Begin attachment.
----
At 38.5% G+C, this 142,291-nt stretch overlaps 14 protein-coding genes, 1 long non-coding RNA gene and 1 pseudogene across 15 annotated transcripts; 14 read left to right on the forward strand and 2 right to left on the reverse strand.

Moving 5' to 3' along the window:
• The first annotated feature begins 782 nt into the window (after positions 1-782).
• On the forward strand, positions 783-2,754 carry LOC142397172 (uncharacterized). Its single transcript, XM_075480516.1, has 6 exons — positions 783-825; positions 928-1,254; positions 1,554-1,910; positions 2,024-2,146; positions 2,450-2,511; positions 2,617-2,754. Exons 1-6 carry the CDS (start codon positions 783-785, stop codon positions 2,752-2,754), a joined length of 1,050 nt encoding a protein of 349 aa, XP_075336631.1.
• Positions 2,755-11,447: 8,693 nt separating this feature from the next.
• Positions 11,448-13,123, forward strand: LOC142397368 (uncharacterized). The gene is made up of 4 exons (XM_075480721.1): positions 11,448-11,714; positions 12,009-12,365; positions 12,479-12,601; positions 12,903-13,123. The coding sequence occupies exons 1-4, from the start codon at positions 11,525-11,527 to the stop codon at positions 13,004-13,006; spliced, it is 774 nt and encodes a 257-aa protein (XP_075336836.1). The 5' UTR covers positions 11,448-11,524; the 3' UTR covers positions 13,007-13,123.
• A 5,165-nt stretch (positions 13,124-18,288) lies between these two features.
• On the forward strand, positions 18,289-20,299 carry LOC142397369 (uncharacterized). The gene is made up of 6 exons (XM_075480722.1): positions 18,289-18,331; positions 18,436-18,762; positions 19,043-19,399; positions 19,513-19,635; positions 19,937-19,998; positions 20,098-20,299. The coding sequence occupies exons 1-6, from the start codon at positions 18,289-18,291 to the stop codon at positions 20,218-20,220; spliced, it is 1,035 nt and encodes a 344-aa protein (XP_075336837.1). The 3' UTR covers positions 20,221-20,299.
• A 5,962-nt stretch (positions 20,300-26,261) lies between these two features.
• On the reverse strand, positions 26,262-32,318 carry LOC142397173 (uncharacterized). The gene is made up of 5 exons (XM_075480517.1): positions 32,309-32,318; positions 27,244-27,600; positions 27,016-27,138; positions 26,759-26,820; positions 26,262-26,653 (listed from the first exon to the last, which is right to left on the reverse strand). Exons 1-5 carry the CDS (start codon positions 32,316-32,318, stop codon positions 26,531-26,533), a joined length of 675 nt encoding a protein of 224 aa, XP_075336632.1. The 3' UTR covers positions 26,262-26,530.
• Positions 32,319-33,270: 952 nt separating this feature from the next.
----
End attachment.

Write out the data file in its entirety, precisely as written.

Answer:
At 38.5% G+C, this 142,291-nt stretch overlaps 14 protein-coding genes, 1 long non-coding RNA gene and 1 pseudogene across 15 annotated transcripts; 14 read left to right on the forward strand and 2 right to left on the reverse strand.

Moving 5' to 3' along the window:
• The first annotated feature begins 782 nt into the window (after positions 1-782).
• On the forward strand, positions 783-2,754 carry LOC142397172 (uncharacterized). Its single transcript, XM_075480516.1, has 6 exons — positions 783-825; positions 928-1,254; positions 1,554-1,910; positions 2,024-2,146; positions 2,450-2,511; positions 2,617-2,754. Exons 1-6 carry the CDS (start codon positions 783-785, stop codon positions 2,752-2,754), a joined length of 1,050 nt encoding a protein of 349 aa, XP_075336631.1.
• Positions 2,755-11,447: 8,693 nt separating this feature from the next.
• Positions 11,448-13,123, forward strand: LOC142397368 (uncharacterized). The gene is made up of 4 exons (XM_075480721.1): positions 11,448-11,714; positions 12,009-12,365; positions 12,479-12,601; positions 12,903-13,123. The coding sequence occupies exons 1-4, from the start codon at positions 11,525-11,527 to the stop codon at positions 13,004-13,006; spliced, it is 774 nt and encodes a 257-aa protein (XP_075336836.1). The 5' UTR covers positions 11,448-11,524; the 3' UTR covers positions 13,007-13,123.
• A 5,165-nt stretch (positions 13,124-18,288) lies between these two features.
• On the forward strand, positions 18,289-20,299 carry LOC142397369 (uncharacterized). The gene is made up of 6 exons (XM_075480722.1): positions 18,289-18,331; positions 18,436-18,762; positions 19,043-19,399; positions 19,513-19,635; positions 19,937-19,998; positions 20,098-20,299. The coding sequence occupies exons 1-6, from the start codon at positions 18,289-18,291 to the stop codon at positions 20,218-20,220; spliced, it is 1,035 nt and encodes a 344-aa protein (XP_075336837.1). The 3' UTR covers positions 20,221-20,299.
• A 5,962-nt stretch (positions 20,300-26,261) lies between these two features.
• On the reverse strand, positions 26,262-32,318 carry LOC142397173 (uncharacterized). The gene is made up of 5 exons (XM_075480517.1): positions 32,309-32,318; positions 27,244-27,600; positions 27,016-27,138; positions 26,759-26,820; positions 26,262-26,653 (listed from the first exon to the last, which is right to left on the reverse strand). Exons 1-5 carry the CDS (start codon positions 32,316-32,318, stop codon positions 26,531-26,533), a joined length of 675 nt encoding a protein of 224 aa, XP_075336632.1. The 3' UTR covers positions 26,262-26,530.
• Positions 32,319-33,270: 952 nt separating this feature from the next.